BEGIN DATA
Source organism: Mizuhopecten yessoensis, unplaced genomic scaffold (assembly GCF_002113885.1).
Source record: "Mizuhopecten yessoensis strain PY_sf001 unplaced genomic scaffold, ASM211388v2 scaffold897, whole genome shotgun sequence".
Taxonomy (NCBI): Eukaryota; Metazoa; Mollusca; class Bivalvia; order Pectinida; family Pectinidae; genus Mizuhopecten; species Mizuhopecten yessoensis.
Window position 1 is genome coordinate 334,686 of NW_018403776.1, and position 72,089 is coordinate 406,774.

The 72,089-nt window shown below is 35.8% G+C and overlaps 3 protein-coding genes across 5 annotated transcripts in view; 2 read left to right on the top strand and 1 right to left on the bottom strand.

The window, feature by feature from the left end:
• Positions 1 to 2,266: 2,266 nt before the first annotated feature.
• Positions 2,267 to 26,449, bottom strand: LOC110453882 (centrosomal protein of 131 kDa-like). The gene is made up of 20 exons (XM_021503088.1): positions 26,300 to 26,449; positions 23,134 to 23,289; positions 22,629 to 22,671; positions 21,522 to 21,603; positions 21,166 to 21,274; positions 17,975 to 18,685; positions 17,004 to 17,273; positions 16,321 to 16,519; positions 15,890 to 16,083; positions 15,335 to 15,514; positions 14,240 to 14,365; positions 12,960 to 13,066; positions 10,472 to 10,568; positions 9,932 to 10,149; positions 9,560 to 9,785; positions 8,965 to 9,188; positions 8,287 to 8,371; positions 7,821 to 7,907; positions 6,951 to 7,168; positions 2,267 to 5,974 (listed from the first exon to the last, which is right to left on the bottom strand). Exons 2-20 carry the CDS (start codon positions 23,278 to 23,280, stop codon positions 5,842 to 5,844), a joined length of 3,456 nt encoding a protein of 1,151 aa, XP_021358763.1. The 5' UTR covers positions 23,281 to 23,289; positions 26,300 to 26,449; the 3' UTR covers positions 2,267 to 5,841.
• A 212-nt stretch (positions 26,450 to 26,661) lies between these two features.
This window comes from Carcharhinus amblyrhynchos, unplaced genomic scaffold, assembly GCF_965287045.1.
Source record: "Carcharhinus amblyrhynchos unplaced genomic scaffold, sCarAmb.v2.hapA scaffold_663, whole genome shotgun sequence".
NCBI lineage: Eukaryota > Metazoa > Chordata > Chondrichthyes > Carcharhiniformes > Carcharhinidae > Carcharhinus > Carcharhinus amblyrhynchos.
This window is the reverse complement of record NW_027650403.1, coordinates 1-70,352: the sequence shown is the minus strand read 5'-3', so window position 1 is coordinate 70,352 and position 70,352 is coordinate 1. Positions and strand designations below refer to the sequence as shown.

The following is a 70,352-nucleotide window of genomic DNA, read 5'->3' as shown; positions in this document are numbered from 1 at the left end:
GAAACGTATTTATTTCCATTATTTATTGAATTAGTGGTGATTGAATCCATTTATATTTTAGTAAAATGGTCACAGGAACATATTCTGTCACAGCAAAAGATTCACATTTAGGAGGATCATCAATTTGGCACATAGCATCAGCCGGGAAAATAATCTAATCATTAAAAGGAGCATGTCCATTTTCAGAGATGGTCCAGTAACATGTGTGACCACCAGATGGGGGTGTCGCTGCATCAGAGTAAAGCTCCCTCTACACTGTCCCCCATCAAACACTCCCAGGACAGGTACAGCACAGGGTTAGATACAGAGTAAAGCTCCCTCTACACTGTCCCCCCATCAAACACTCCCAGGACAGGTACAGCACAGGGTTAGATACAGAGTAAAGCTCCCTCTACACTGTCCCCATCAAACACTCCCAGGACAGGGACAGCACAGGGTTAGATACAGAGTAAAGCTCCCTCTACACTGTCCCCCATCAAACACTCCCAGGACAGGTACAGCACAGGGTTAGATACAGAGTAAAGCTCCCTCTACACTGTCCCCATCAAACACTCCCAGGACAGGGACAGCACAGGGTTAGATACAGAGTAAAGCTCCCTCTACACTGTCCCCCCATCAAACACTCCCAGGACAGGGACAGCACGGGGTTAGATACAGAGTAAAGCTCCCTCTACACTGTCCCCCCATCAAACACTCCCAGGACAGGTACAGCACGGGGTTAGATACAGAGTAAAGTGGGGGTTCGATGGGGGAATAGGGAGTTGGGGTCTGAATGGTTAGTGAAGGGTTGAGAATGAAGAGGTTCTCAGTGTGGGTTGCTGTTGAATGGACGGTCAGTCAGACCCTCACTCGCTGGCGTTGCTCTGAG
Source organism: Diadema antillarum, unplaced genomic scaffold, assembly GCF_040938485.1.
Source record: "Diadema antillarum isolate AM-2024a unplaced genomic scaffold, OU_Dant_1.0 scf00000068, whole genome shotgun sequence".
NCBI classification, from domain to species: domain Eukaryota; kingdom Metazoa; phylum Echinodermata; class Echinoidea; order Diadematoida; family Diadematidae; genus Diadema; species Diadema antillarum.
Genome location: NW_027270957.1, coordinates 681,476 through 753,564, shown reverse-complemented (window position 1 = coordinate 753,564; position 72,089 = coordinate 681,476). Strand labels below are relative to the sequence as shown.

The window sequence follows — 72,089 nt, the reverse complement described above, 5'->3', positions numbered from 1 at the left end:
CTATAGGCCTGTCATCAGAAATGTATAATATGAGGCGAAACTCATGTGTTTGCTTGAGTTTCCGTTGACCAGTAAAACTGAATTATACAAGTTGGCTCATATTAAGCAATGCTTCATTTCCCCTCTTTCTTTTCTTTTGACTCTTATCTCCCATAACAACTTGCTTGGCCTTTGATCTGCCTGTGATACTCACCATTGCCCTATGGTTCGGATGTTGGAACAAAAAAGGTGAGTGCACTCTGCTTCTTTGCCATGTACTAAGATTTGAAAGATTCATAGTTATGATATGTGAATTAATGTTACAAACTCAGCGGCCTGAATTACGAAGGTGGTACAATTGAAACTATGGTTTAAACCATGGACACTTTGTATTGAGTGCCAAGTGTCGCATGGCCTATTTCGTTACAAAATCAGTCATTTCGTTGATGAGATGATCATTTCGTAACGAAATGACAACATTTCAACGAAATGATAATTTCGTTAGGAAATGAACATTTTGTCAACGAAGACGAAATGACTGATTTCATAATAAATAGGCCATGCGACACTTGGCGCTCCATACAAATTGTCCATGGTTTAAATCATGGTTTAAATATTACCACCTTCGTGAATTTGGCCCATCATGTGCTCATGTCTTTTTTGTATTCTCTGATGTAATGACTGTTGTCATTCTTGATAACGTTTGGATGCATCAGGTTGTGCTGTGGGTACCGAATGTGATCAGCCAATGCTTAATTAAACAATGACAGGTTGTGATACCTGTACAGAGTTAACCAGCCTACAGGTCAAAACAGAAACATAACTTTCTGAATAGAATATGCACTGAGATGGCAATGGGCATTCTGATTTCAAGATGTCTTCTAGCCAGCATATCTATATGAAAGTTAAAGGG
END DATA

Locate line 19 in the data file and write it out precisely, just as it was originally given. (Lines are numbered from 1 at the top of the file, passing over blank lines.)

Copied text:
Genome location: NW_027270957.1, coordinates 681,476 through 753,564, shown reverse-complemented (window position 1 = coordinate 753,564; position 72,089 = coordinate 681,476). Strand labels below are relative to the sequence as shown.